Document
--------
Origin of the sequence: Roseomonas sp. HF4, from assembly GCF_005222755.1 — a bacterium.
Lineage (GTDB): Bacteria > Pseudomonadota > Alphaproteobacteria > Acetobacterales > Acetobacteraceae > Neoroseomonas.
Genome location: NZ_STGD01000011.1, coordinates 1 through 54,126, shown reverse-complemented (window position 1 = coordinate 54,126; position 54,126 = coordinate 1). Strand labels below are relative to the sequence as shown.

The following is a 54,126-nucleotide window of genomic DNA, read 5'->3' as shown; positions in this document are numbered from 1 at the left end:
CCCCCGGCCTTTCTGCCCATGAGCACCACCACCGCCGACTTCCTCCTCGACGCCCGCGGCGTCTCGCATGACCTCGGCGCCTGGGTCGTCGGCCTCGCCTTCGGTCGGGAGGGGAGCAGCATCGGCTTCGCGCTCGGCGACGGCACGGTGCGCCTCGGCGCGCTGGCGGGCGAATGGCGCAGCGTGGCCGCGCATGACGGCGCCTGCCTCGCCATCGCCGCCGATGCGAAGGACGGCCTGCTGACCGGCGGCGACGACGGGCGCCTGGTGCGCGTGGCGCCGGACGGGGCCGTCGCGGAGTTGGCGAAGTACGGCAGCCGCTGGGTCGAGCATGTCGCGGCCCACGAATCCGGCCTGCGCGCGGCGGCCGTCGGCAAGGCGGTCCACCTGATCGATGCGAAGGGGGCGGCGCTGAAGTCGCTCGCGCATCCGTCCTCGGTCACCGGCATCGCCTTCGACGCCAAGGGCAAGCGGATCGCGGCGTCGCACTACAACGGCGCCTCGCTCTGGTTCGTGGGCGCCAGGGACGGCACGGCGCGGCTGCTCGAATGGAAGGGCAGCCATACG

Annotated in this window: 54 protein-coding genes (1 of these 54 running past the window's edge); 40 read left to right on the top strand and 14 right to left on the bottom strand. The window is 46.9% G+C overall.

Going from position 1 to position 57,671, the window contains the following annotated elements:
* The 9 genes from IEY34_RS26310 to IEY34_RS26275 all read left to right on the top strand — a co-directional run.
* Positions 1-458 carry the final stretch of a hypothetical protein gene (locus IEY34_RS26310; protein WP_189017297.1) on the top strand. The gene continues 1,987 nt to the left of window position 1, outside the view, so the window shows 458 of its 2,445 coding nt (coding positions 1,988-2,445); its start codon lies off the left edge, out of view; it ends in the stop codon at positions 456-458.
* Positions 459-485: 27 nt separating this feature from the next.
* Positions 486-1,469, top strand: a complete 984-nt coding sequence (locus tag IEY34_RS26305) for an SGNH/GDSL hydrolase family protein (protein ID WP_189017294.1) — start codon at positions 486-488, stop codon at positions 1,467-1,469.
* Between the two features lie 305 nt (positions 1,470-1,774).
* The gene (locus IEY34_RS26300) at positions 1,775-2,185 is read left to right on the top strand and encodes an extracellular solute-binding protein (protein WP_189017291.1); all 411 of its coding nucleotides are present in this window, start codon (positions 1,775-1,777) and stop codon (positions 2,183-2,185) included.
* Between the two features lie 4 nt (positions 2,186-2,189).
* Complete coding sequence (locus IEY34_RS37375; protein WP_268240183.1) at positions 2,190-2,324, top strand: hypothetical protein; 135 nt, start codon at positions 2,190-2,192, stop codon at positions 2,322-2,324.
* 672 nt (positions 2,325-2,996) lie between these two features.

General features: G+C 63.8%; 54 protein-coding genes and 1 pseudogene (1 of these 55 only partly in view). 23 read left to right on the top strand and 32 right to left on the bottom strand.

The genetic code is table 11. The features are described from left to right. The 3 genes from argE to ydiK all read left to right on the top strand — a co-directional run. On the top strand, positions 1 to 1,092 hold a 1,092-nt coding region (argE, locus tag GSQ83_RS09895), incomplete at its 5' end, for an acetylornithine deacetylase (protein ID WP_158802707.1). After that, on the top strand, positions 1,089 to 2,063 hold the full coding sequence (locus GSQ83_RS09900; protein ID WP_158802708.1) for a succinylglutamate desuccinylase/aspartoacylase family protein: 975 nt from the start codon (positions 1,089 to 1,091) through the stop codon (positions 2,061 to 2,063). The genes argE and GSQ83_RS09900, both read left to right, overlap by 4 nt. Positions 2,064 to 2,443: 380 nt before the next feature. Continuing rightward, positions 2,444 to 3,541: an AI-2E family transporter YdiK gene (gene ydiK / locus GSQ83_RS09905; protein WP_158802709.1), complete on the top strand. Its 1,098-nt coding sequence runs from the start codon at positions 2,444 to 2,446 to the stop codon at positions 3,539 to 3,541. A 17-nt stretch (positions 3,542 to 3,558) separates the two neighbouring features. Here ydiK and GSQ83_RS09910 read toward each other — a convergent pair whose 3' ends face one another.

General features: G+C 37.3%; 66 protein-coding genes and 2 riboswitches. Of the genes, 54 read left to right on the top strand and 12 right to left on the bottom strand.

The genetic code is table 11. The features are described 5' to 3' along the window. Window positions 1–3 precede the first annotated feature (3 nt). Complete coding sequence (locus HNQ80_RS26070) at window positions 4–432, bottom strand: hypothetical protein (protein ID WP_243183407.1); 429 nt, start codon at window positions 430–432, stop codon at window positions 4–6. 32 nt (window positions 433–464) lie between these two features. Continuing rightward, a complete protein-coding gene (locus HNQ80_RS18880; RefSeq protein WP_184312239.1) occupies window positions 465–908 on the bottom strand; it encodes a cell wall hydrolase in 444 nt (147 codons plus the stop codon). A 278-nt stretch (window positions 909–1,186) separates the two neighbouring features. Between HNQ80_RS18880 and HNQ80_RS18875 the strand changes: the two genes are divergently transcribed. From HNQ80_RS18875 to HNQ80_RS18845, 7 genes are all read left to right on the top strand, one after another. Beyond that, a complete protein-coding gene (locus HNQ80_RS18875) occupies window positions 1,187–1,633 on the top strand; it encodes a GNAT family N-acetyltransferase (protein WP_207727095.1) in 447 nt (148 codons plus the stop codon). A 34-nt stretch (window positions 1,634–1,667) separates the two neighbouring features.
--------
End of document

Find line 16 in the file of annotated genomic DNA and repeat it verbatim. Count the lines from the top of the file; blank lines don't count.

* 672 nt (positions 2,325-2,996) lie between these two features.